We keep wondering, where to next? Nesting season in the Southern Hemisphere is over now, but it is still possible that she might make her way up to the loggerhead nesting sites in Queensland for the next season towards the end of this year, or she could just be loving exploring the beautiful and safe Australian coastline. Maybe, just maybe, like the famous great white shark Nicole’s trans-oceanic return migration, she will return to South Africa, to the incredible nesting sites in northern KwaZulu-Natal and contribute to the next generation of little Yoshi’s right here close to her home country of 20 years.
Even if she is not from the local genetic loggerhead population, and if so won’t be nesting here, she certainly received South African citizenship long ago. We love this turtle, her incredible story, her brilliant navigational skills, her passion for life, her bravery and how she is inspiring the whole world to be more ocean aware.
A very big thank you to the wonderful Dr Scott Whiting and Dr Sabrina Fosette-Halot and their teams from the Northwest Shelf Flatback Turtle Conservation Program in Western Australia for the ongoing support and interest, and to Sarika Singh and Darrell Anders from DEFF: Oceans and Coast for the collaboration as well as Prof. Ronel Nel and Dr George Hughes for their regular input on Yoshi’s ocean adventure.
Let’s hope that tag continues to send us messages for at least another few months. Travel well Yoshi!
Yoshi's legacy in Cape Town
When Yoshi was released from the Two Oceans Aquarium in 2017, Conservation Coordinator Talitha Noble commented that "she has left a Yoshi-sized hole in the Ocean Exhibit." We'll we're pleased to say that although Yoshi has left a very large hole, we've been able to fill it with a very large way to honour her...
Inspired by the successful rehabilitation and release of Yoshi the loggerhead, the Two Oceans Aquarium redoubles its turtle rescue, rehabilitation and release efforts. This has culminated in a fully-fledged Turtle Rescue Programme within the Two Oceans Aquarium Education Foundation, the non-profit, public benefit partner of the Two Oceans Aquarium. This programme successfully rehabilitates and releases hundreds of endangered sea turtles each year, and works closely with communities and through integrated educational programmes to instil a sense of pride and protection of the ocean in tens of thousands of children yearly.
Yoshi has also inspired a fundraising campaign called the #YoshiChallenge. “We are asking people to look at the epic journey that Yoshi has undertaken and help us to help more turtles like her. Through the #YoshiChallenge we would like to honour Yoshi’s journey and raise funds to rescue more turtles and create the next generation of ocean champions through education,” says Maryke Musson. You can contribute to the #YoshiChallenge here.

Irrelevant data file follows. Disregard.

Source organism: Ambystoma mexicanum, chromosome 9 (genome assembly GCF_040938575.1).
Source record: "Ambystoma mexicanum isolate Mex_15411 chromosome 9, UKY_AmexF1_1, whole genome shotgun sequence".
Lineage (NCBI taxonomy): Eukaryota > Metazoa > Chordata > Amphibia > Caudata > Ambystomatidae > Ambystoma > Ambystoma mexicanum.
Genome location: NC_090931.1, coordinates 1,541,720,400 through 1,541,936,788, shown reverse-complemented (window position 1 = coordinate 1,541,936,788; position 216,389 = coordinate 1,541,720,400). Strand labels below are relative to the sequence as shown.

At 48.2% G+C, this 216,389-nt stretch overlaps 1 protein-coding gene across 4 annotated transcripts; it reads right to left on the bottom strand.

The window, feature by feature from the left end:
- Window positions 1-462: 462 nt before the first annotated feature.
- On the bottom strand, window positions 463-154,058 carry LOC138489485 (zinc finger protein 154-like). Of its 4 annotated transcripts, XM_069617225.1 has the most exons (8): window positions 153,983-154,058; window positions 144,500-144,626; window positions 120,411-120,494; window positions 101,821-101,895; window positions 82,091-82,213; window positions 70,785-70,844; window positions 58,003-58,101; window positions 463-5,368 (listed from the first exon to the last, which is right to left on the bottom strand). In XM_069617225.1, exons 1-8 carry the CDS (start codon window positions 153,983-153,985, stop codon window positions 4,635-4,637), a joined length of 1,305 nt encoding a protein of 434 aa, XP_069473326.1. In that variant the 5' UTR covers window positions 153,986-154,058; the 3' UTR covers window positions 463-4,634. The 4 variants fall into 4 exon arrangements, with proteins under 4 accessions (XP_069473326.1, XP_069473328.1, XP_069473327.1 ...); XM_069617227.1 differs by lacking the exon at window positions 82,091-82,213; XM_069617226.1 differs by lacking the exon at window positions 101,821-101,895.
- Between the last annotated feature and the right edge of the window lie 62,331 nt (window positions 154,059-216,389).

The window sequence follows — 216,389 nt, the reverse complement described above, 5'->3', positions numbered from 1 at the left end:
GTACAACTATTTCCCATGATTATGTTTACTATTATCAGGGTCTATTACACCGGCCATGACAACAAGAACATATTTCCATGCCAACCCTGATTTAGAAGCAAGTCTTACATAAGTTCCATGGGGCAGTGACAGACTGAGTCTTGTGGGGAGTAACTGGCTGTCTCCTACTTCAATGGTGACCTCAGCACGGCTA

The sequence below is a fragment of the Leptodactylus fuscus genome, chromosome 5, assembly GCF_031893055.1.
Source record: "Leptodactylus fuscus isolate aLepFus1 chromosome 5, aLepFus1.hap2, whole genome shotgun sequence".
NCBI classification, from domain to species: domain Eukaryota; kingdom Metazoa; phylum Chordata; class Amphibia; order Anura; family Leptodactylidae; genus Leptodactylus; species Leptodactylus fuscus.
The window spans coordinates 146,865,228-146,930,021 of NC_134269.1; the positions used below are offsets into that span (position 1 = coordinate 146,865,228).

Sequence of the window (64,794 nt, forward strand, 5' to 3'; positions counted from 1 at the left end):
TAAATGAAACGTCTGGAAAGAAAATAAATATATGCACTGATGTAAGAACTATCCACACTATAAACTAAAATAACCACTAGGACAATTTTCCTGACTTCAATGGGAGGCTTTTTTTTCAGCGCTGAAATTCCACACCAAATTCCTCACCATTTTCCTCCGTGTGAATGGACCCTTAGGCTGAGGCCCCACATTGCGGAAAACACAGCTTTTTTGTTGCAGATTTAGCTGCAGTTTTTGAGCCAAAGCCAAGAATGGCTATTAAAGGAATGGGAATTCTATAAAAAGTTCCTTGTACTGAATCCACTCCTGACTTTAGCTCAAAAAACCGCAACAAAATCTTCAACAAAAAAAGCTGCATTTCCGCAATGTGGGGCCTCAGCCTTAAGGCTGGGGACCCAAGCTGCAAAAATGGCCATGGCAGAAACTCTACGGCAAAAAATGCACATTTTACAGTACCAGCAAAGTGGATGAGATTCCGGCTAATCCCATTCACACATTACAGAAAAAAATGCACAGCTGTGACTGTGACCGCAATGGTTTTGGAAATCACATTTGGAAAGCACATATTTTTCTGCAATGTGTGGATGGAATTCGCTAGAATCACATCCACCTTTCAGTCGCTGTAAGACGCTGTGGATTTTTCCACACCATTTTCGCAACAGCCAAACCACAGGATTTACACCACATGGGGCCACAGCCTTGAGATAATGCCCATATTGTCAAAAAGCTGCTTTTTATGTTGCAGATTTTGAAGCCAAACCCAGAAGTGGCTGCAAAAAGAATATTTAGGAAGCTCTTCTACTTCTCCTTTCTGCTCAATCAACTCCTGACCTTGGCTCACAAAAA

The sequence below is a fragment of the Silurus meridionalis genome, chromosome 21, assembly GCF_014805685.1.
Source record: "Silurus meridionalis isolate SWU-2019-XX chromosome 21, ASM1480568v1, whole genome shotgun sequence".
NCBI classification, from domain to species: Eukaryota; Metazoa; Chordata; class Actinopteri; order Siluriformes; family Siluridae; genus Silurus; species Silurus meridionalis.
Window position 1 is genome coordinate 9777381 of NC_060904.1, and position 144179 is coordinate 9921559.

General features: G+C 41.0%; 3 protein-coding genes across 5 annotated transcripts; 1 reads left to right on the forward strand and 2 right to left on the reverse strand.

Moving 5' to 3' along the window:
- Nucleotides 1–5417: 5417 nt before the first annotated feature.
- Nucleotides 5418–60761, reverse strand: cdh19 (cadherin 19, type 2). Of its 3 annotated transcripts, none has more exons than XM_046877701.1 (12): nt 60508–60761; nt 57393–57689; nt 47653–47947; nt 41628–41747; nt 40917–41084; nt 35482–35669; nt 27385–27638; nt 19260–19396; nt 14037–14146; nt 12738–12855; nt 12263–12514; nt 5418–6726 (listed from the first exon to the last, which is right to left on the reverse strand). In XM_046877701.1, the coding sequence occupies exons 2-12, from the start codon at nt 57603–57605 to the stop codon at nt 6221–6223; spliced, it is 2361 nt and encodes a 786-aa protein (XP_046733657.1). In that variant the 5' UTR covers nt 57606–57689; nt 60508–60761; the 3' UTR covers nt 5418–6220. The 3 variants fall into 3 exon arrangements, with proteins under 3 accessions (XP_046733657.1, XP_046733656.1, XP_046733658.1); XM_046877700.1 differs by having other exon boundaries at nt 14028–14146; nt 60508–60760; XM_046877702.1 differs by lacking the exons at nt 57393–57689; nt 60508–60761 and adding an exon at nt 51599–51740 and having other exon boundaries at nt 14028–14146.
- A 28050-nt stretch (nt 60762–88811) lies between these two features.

About Yoshi's journey
Yoshi the loggerhead turtle arrived in Cape Town in July 1997 on a Japanese fishing vessel as a small 2-kilogram juvenile with a very distinctive injury on the side of her shell. The captain of the fishing vessel named her Yoshitaro, after the cook onboard who was rather small in stature himself. He contacted the Two Oceans Aquarium and asked for help. The Aquarium took the turtle in and pretty soon, staff and visitors to the Aquarium alike, had fallen in love with this feisty little turtle.
Through working with Yoshi, over the years Aquarium staff gained confidence in handling sea turtles and general turtle husbandry and started caring for stranded turtle hatchlings as well as occasional larger stranded and injured turtles.
Over her 20 years at the Aquarium, Yoshi grew to a formidable 180 kilograms and was very aptly known as the "Queen of the Exhibit". At approximately 25 years of age, Aquarium staff knew she was maturing and her breeding instincts started kicking in. After much research and discussion, it was decided that it would be in her best interest to be released. The next 18 months were spent preparing her for life back in the ocean, which included daily exercise to increase her fitness levels.
On 16 December 2017, the Two Oceans Aquarium released Yoshi back into the ocean. Weighing 183kg, Yoshi was released 27 nautical miles south-west of Hout Bay in 20.6°C water. Her journey took her along the west coast of Africa to Namibia and Angola, where she spent some time. She then turned around and headed east past Cape Town, and is now officially in Australian waters.